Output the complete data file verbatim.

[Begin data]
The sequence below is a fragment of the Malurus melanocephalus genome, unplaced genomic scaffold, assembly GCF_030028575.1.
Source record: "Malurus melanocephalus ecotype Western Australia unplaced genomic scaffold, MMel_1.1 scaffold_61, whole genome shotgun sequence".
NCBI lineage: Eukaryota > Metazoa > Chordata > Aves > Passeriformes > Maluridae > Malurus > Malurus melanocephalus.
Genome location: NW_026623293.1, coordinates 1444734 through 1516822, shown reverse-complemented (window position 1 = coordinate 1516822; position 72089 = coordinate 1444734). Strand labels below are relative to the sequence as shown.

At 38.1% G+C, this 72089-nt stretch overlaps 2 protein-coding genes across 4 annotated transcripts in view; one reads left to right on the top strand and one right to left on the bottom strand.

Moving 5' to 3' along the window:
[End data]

The sequence below is a fragment of the Malurus melanocephalus genome, unplaced genomic scaffold, assembly GCF_030028575.1.
Source record: "Malurus melanocephalus ecotype Western Australia unplaced genomic scaffold, MMel_1.1 scaffold_61, whole genome shotgun sequence".
NCBI lineage: Eukaryota > Metazoa > Chordata > Aves > Passeriformes > Maluridae > Malurus > Malurus melanocephalus.
Genome location: NW_026623293.1, coordinates 1444734 through 1516822, shown reverse-complemented (window position 1 = coordinate 1516822; position 72089 = coordinate 1444734). Strand labels below are relative to the sequence as shown.

At 38.1% G+C, this 72089-nt stretch overlaps 2 protein-coding genes across 4 annotated transcripts in view; one reads left to right on the top strand and one right to left on the bottom strand.

Moving 5' to 3' along the window: